Do you need an emotional well-being check?

Discussions and activities on University Mental Health Day

February 26, 2015

Wednesday 18 February was University Mental Health Day, an annual event to promote the mental health of those who study and work in the higher education sector.

Started by the University Mental Health Advisers Network (UMHAN) in 2012, the event aims to get people talking about mental health to ensure that those who need support can get it.

On Twitter, the #UniMentalHealthDay hashtag had people talking. “1 in 5 students have a mental health problem,” tweeted Time to Change (@TimetoChange), an anti-stigma campaign run by Mind and Rethink Mental Illness, the mental health charities.

“Around 1/2 HE staff & students with mental health difficulties not asking for support,” said the Equality Challenge Unit (@EqualityinHE), which champions equality and diversity among the sector’s staff and students.

UMHAN (@UMHANUK) also used the day to launch the #IChoseToDisclose campaign, which encourages those with mental health difficulties to tell their university and support network. In a blog, the organisation tells students they could “disclose at any time; during the Ucas process when enrolling on your course, before beginning your course, during the university experience”. Deciding when to do so is “a personal and unique process”, it says.

A number of universities tweeted to show how they were getting involved. The University of Wolverhampton (@wlv_uni) had Wolverhampton Healthy Minds, an NHS service providing talking therapies, on campus to provide “free emotional wellbeing checks”. The University of Nottingham held a workshop about the Look After Your Mate campaign, which encourages students to support each other and is run by the Nottingham branch of the Student Minds charity. Officially, some 50 institutions arranged activities for the day.

The day also prompted Nick Hillman, director of the Higher Education Policy Institute, to use his organisation’s blog to highlight a speech he had made to the Working Group for the Promotion of Mental Well-Being in Higher Education.

In it, he flags up a development at George Washington University in the US, which he says has “announced an increase in tuition fees of 3.4 per cent – to a whopping $50,367 (£32,604) a year – but they have also said much of the extra funding will be used to fund more than eight new positions in the University Counselling Center”.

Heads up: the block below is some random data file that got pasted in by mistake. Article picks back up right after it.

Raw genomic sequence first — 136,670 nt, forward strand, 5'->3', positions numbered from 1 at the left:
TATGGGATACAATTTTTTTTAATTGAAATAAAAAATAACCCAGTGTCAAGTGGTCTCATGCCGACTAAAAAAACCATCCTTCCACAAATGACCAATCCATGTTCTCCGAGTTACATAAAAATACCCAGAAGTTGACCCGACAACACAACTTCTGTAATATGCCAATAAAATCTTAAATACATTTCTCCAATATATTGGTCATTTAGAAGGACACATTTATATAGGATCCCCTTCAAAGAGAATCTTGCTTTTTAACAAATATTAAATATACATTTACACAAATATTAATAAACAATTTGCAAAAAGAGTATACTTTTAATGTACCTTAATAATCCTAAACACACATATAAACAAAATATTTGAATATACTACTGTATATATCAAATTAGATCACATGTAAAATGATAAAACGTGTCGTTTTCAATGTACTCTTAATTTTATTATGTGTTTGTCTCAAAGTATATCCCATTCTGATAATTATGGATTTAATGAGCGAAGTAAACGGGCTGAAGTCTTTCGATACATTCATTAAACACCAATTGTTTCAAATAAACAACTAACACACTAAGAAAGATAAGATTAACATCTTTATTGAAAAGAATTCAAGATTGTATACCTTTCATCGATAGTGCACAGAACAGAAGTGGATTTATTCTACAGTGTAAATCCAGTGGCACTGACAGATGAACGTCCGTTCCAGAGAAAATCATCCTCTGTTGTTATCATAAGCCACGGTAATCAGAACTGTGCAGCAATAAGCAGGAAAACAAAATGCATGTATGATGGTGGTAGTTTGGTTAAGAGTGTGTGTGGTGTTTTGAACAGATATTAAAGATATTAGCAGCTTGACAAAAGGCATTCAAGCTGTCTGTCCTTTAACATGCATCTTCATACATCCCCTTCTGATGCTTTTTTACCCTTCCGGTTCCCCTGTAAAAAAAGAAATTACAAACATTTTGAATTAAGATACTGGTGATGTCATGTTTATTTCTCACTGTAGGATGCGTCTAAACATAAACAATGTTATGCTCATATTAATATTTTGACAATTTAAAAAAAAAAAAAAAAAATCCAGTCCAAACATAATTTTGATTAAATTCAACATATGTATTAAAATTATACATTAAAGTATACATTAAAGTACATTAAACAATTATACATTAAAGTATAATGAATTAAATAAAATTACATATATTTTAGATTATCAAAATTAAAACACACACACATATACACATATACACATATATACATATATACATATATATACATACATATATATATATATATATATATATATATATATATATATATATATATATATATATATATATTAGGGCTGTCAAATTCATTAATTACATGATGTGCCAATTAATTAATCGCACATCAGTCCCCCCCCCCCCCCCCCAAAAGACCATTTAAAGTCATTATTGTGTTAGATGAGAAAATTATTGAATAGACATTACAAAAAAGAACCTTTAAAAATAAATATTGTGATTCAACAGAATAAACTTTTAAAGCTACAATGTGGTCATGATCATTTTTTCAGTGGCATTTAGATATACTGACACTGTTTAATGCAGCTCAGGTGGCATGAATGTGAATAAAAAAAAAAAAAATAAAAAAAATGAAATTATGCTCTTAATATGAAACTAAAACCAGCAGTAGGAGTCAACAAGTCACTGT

“According to the media,” Mr Hillman writes, “my namesake at the University of Wisconsin-Madison, Nicholas Hillman, a professor specialising in financial aid for students, has said linking the increase in fees to the demand for counselling services could better connect the university community to the issue of students’ mental health.”

He concludes that it is “hard to imagine the amount of money available for educating each student being increased in the UK on the specific grounds that it would enable more funding for mental health support for students”, or that politicians would see this as “a useful way of earning support for higher fees”.

“The many excellent organisations and individuals seeking to help improve the mental wellbeing of students will know they have succeeded when that no longer seems such an unlikely outcome,” he says.

Send links to topical, insightful and quirky online comment by and about academics to

Times Higher Education free 30-day trial

Please login or register to read this article.

Register to continue

Get a month's unlimited access to THE content online. Just register and complete your career summary.

Registration is free and only takes a moment. Once registered you can read a total of 3 articles each month, plus:

  • Sign up for the editor's highlights
  • Receive World University Rankings news first
  • Get job alerts, shortlist jobs and save job searches
  • Participate in reader discussions and post comments

Have your say

Log in or register to post comments

Most commented


Featured jobs